Oct 26, 2016

Quantum Bit MRI Machine to See Shapes of Individual Biomolecules for Drug Research

Posted by in categories: biotech/medical, computing, particle physics, quantum physics

Drug discovery is a long and difficult process that requires a comprehensive understanding of the molecular structures of compounds under investigation. It’s difficult to have an idea of the precise shape of complex molecules such as proteins, but researchers at University of Melbourne in Australia have come up with a way of seeing the location of individual atoms within biomolecules.

Using quantum bits, most notably utilized in quantum computer research, the investigators offer a way of producing a magnetic resonance sensor and a magnetic field gradient that can work as a tiny MRI machine. The machine would have the resolution capable of seeing single atoms components of larger molecules. This MRI machine has yet to be actually built, but the steps have been laid out based on comprehensive theoretical work. If it proves successful in practice, the technology may overcome current imaging techniques that rely on statistical averages and don’t work well on molecules that don’t crystallize well.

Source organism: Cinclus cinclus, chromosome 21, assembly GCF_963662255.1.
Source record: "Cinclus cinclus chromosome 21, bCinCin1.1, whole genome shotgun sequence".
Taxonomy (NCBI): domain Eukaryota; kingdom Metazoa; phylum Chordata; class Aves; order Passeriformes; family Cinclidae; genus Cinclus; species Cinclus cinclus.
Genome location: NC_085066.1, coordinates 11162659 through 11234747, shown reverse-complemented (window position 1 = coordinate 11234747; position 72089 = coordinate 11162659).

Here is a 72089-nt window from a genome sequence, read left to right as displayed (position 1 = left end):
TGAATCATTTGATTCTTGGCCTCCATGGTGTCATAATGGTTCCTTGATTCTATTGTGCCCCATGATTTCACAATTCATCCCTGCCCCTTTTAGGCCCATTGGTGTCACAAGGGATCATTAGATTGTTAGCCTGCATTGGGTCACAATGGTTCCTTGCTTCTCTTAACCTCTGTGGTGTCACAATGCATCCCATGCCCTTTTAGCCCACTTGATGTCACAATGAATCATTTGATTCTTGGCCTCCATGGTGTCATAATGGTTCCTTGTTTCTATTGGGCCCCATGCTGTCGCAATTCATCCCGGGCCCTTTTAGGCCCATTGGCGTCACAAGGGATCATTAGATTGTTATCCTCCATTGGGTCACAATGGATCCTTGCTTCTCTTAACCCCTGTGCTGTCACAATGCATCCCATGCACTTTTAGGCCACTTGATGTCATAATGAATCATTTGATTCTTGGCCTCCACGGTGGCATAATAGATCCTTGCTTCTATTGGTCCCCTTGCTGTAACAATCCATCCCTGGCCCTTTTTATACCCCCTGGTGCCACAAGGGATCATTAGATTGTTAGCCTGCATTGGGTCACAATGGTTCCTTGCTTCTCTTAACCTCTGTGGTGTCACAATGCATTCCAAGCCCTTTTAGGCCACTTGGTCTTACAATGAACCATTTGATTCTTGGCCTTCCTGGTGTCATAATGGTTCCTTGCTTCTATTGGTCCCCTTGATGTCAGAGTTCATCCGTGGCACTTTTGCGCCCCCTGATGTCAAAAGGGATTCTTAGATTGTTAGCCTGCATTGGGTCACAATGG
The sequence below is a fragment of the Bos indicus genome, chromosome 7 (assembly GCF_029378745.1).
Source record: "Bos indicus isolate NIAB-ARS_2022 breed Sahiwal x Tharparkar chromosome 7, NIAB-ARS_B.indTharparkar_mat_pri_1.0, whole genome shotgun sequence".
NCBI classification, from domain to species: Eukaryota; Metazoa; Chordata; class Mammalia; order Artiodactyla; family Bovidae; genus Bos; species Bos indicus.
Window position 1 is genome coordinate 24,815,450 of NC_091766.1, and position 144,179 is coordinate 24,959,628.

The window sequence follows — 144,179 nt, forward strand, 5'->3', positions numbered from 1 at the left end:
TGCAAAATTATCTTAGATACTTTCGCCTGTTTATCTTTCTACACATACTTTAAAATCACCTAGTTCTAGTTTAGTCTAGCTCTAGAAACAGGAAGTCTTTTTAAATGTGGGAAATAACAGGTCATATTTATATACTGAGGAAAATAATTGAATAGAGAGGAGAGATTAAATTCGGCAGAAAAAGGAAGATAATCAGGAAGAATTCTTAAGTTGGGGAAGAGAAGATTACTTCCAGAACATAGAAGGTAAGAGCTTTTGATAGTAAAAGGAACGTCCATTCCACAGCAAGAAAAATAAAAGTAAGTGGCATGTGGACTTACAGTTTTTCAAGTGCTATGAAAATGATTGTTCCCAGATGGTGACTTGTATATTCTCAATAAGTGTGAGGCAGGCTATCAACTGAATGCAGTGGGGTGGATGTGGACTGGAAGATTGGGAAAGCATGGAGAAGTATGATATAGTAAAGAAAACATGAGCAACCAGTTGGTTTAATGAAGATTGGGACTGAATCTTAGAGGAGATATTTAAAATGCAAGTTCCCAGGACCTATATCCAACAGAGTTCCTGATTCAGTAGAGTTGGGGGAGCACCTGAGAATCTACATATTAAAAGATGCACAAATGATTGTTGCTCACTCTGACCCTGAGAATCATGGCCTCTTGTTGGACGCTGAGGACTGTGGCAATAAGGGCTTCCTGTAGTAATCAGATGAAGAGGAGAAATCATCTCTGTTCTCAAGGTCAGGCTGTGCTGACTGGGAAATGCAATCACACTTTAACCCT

“In a conventional MRI machine large magnets set up a field gradient in all three directions to create 3D images; in our system we use the natural magnetic properties of a single atomic qubit,” said lead author of the research Viktor Perunicic. “The system would be fabricated on-chip, and by carefully controlling the quantum state of the qubit probe as it interacts with the atoms in the target molecule, we can extract information about the positions of atoms by periodically measuring the qubit probe and thus create an image of the molecule’s structure.”

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